Light rays do not exist!
Optics for Career Changers
Dipl. Math. Michael Schäfer
Lensation GmbH, Karlsruhe, Germany
Why this title?
Why this book?
For whom is this book?
For whom is this book not?
- About the Author
About Lensation GmbH
Lensation is different
We have what you are missing – time for lens search
- Open your eyes! Lenses are everywhere
- Lens model
- Comparison entocentrical – telecentrical – pericentrical
- There’s thousands and thousands of lenses – but why?
- Depth of Field vs. Aperture
- Depth of Field vs. Resolution
- Vignetting vs. Distortion
- Quality vs. price
There’s a lower limit for the lens price
Cost driver no. 1 : Aperture
Cost driver distortion
Cost driver resolution
- Half knowledge about light
The speed of light is constant and equal for all light colors
Light does not change its direction within a medium.
- Half knowledge about Glass
Glass is transparent
Every type of glass has a different refractive index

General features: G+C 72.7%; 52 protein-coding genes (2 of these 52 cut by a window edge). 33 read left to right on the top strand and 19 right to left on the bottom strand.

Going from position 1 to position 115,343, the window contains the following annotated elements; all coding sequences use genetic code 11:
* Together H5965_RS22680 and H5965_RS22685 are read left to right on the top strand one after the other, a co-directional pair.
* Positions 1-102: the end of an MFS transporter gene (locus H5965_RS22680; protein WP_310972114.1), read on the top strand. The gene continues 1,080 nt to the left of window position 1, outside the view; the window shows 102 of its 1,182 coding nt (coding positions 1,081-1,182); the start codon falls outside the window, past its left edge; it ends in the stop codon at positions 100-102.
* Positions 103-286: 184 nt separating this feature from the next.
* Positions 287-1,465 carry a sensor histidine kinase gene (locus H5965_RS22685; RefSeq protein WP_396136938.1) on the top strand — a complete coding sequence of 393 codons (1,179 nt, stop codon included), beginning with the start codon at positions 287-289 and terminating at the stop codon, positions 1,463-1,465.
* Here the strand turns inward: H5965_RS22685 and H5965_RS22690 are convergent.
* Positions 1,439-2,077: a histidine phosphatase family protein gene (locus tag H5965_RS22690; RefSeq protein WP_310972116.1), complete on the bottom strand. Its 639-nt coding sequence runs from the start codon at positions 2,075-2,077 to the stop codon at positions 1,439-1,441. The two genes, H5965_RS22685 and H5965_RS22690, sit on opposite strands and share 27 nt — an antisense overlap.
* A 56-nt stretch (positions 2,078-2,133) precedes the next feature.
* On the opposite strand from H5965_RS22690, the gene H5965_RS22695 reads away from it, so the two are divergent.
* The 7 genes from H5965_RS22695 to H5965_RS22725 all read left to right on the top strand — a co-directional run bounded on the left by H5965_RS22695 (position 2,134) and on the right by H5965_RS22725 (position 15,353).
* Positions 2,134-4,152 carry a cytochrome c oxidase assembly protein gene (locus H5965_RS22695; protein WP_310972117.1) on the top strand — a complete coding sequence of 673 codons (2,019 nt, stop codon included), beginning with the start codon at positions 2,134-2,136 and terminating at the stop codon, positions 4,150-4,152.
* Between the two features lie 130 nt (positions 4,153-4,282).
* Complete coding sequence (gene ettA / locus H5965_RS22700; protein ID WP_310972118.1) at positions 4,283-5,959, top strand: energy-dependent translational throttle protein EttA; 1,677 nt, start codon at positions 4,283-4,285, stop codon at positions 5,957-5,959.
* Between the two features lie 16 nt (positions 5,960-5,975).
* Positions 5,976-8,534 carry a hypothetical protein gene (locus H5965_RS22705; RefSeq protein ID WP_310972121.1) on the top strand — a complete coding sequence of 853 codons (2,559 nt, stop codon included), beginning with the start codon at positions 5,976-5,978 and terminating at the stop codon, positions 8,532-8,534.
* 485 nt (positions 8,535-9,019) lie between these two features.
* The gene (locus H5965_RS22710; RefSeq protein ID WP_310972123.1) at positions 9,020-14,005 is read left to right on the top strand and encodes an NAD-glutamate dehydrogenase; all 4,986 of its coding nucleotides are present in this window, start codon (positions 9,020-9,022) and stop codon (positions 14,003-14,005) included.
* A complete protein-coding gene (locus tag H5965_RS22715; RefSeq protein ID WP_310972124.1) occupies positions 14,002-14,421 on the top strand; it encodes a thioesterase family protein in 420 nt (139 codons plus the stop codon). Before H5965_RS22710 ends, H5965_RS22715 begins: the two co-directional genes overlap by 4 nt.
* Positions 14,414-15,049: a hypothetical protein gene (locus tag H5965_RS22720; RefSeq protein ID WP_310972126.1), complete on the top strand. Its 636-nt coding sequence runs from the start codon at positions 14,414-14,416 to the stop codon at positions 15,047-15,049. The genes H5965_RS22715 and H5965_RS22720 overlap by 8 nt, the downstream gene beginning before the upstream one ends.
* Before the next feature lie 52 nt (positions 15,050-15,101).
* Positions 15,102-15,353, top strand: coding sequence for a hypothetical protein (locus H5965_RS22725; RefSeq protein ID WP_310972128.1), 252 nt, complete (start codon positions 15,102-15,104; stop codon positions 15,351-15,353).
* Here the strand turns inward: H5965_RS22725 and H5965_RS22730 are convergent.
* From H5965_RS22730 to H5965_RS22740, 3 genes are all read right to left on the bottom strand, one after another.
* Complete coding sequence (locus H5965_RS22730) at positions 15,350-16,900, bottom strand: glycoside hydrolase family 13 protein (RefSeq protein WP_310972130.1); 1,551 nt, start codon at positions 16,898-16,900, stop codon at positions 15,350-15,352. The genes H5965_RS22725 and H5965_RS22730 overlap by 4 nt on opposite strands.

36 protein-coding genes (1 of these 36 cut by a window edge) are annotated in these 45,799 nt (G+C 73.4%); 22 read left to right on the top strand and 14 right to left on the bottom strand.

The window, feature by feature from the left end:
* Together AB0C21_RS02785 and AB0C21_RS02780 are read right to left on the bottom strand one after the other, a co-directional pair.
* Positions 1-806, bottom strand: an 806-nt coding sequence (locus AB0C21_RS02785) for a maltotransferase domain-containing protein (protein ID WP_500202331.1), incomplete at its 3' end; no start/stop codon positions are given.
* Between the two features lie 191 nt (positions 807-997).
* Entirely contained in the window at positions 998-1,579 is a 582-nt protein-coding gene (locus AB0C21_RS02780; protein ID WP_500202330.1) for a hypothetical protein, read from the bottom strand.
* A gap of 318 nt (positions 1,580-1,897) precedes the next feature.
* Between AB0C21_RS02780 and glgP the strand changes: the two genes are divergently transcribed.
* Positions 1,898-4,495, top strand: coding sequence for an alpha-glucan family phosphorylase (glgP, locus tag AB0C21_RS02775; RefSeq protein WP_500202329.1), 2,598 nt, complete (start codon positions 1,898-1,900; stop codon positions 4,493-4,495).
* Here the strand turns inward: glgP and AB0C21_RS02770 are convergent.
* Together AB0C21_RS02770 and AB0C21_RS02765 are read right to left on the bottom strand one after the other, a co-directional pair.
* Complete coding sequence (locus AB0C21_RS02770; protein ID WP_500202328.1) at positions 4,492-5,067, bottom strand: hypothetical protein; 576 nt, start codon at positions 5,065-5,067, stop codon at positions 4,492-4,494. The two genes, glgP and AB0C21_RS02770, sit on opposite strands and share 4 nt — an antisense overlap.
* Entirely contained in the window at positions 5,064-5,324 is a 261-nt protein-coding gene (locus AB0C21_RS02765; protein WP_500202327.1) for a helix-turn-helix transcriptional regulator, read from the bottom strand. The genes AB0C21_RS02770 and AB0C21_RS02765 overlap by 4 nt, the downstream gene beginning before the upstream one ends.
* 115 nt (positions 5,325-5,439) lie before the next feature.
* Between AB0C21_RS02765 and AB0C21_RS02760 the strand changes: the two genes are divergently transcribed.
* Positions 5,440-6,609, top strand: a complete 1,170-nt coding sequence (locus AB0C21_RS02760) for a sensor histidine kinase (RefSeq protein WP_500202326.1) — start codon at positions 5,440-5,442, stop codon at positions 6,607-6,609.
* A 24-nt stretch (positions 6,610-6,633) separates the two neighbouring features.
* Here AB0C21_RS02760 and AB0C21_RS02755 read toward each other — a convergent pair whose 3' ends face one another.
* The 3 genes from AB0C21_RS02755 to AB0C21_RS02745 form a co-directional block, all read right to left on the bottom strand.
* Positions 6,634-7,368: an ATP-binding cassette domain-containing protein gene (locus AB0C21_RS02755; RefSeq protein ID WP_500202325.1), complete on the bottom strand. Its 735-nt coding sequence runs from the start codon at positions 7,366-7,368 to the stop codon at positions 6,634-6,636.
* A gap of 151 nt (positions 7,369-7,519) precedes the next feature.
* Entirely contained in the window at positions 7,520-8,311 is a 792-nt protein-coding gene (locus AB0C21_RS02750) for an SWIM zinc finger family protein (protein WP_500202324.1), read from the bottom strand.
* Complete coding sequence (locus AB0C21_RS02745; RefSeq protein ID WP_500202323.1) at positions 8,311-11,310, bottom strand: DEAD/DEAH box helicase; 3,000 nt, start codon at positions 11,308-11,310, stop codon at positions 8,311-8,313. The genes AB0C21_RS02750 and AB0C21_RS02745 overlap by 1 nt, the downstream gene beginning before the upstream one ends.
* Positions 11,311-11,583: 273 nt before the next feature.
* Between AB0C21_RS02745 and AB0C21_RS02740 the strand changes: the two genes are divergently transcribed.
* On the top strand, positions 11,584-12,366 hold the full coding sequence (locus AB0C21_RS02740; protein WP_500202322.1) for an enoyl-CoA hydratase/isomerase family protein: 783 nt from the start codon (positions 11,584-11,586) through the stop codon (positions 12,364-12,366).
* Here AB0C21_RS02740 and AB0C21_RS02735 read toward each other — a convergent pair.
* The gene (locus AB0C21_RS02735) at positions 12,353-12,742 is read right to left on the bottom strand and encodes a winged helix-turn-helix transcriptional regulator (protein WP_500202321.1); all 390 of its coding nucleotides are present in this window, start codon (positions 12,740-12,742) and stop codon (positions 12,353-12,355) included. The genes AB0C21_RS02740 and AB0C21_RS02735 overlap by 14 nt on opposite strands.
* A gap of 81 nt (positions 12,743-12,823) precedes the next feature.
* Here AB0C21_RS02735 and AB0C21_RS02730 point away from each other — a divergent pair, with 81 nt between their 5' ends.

- Half knowledge about lenses
Lenses are transparent.
Lenses for large sensor can also be used on all smaller sensors.
Opening angle and focal length are equivalent.
Lenses with the same angle, the same length and focal length have the same FOV.
The larger the (apparent) iris of a lens, the more light sensitive it is.
Lenses of the same focal length have the same viewing angle.
The larger the f-number the larger the depth of field.
A lens is the more light sensitive, the larger the apparent diameter of the iris.
An objective can never be “too good”.
For C-mount lenses, the distance between the flange of the lens thread and the sensor (image plane) is 17.526 mm
For CS-mount lenses, the distance between the flange of the lens thread and the sensor (image plane) is 12.52 mm
The length difference between the Back Flange Length of C-mount and CS-mount lens is 5mm
Lenses change the focal length with the sensor size.
Fixed focal length lenses have a constant magnification.
If object and the sensor have the same aspect ratio (eg 4:3), so does the image
Images of near objects are larger than images of remote objects.
The physical distance between the object and the sensor determines the aperture angle.